The Farewell

Of all the films that were snubbed at the 2020 Academy Awards, one of the most egregious was Lulu Wang’s The Farewell. In telling the story of Billi (Awkwafina), an American-raised Chinese girl, and how her family comes together to keep her grandmother unaware of her own lung cancer diagnosis, Wang’s film is a masterclass in subtlety. By walking the fine line between the absurdity and tragedy of the situation, Wang mines each scene for all of its emotional worth. In doing so, she creates a film that not only works as a means to explore Chinese culture, but something more universal. In the Wang family, we see all of the familiar archetypes that any family would have. And in that, we see ourselves. (Amazon Prime)

Whale Rider

Before she directed Mulan, Niki Caro first gained international recognition through her film Whale Rider. A story of New Zealand and its Maori people, Whale Rider tells of the birth of a great leader. Or rather, someone who becomes a great leader against the wishes of others. For young Pai (Keisha Castle-Hughes) is someone who wears her Maori heritage with pride. She is intelligent, empathetic, and charismatic. However, she is also stubborn, a trait she shares with her grandfather, Koro (Rawire Paratene). While Koro loves her, there is also a part of him that quietly resents her. Her mother and twin brother died in childbirth, leaving her grandfather’s tribe without a male heir to lead them. What makes her film great is how Caro is obviously aware of how maudlin this story could become, but always avoids it. Pai is not an outspoken, fearless leader. Her most powerful moments come from her realizing her own vulnerability and self-doubt. Moods that are conveyed stunningly by Castle-Hughes’ performance. The power of Whale Rider isn’t just in the empowerment of its hero. It comes from recognizing how massive the obstacles before them are, and the emotional toll they take. And how its hero overcomes them anyway. (Amazon Prime/IMDb TV)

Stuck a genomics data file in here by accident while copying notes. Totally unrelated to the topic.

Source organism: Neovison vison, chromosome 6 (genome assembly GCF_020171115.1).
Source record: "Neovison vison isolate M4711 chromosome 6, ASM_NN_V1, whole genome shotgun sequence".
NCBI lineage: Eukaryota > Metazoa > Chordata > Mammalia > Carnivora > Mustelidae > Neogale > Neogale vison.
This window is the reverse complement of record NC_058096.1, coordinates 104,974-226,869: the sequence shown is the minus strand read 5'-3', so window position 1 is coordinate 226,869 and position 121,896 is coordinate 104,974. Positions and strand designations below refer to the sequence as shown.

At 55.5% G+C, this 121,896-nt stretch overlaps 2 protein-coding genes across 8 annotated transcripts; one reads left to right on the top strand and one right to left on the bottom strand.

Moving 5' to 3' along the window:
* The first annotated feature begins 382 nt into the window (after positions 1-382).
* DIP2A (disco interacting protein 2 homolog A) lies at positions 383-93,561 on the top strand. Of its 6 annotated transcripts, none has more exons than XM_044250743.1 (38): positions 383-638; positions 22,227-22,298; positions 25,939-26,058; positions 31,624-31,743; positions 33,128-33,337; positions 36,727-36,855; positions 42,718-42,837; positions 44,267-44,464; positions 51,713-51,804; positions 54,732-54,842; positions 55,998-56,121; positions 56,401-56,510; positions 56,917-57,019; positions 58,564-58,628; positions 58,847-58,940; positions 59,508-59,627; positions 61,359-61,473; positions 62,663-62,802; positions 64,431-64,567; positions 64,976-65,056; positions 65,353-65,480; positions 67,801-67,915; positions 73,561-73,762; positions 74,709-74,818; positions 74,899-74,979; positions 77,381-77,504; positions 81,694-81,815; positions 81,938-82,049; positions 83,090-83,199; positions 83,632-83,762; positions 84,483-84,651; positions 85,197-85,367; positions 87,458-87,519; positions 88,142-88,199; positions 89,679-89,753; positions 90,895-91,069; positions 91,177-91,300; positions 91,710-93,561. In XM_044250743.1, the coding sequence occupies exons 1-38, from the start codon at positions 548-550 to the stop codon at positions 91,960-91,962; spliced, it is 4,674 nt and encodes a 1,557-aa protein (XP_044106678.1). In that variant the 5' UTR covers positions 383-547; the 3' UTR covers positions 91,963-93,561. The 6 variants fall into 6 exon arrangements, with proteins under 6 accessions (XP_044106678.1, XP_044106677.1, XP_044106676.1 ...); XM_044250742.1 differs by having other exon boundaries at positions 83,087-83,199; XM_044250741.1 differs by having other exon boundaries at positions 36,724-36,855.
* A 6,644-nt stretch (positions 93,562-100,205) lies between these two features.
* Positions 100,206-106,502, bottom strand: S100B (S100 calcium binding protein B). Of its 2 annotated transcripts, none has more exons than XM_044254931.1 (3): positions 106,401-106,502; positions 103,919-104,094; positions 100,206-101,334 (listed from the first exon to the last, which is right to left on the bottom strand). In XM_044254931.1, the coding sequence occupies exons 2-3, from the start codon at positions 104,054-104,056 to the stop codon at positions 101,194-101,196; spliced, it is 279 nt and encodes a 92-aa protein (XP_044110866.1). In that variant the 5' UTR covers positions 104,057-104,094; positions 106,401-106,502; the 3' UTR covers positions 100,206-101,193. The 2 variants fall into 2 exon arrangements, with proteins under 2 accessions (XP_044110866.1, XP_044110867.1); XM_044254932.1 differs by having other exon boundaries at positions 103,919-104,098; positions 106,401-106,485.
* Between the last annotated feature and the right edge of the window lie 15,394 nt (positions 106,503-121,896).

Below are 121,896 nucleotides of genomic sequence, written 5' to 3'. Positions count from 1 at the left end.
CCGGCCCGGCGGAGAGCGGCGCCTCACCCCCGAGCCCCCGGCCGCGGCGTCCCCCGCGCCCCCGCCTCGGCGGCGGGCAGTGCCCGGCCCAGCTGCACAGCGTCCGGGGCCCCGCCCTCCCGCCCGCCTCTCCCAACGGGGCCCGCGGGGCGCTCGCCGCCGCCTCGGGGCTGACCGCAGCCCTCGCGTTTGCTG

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The Dragon Prince

There are few series more beloved than Avatar: The Last Airbender. And of all the series to have arisen from its wake, none capture the tone and mood of that series better than Netflix’s The Dragon Prince. The series, currently in season 3 of a planned seven, is the result of a team up between Aaron Ehasz, the former head writer of Avatar: The Last Airbender, and Justin Richmond, co-director of Uncharted 3. Here, we see the story of a trio that consists of Callum, a mage in training, Rayla, a would-be elf assassin, and Ezran, the prince next in line to inherit the kingdom of Katolis. Together, they must unite in order to bring the final remaining dragon egg to its rightful place in the land of Xadia. Humorous, epic, and emotional, it’s something that can more than fulfill that longing for an epic adventure. (Netflix)

Ghost in the Shell

Stand Alone Complex: The 1995 anime film Ghost in the Shell was a groundbreaking work. In its marriage of philosophical quandaries and intense action, it paved the way for future sci-fi works such as The Matrix and HBO’s Westworld. The 2002 series, which functions as a re-imagining of the film, forgoes most of the philosophical elements laid out in the original work. Instead, it focuses more on the day-to-day procedural aspects of the elite security agency and their leader, Major Motoko Kusanagi, or, as she’s more commonly known, “the Major.” Her battle-hardened demeanor, combat skill, and dry wit have made the Major one of the most iconic anime characters ever. Stand Alone Complex is certainly one of the grittier animated offerings here, but it’s also one of the most compelling. (Adult Swim/Hulu)

The Legend of Korra

Bryan Konietzko and Michael Dante DiMartino had their work cut out for them after Avatar: The Last Airbender, and it shows in the early seasons of their follow up, The Legend of Korra. While not without their high points, fans found the first two seasons to be lacking compared to the quality of Avatar: The Last Airbender. However, much like its titular hero, The Legend of Korra overcame its initial stumbles and soon grew into an epic work of its own right. By moving the story forward 70 years in time, The Legend of Korra asks what it means to live up to an impossibly large legacy that’s been left before you. The series says you cannot. Instead, the most important statement you can make is one that allows you to stand on your own. (CBS All Access)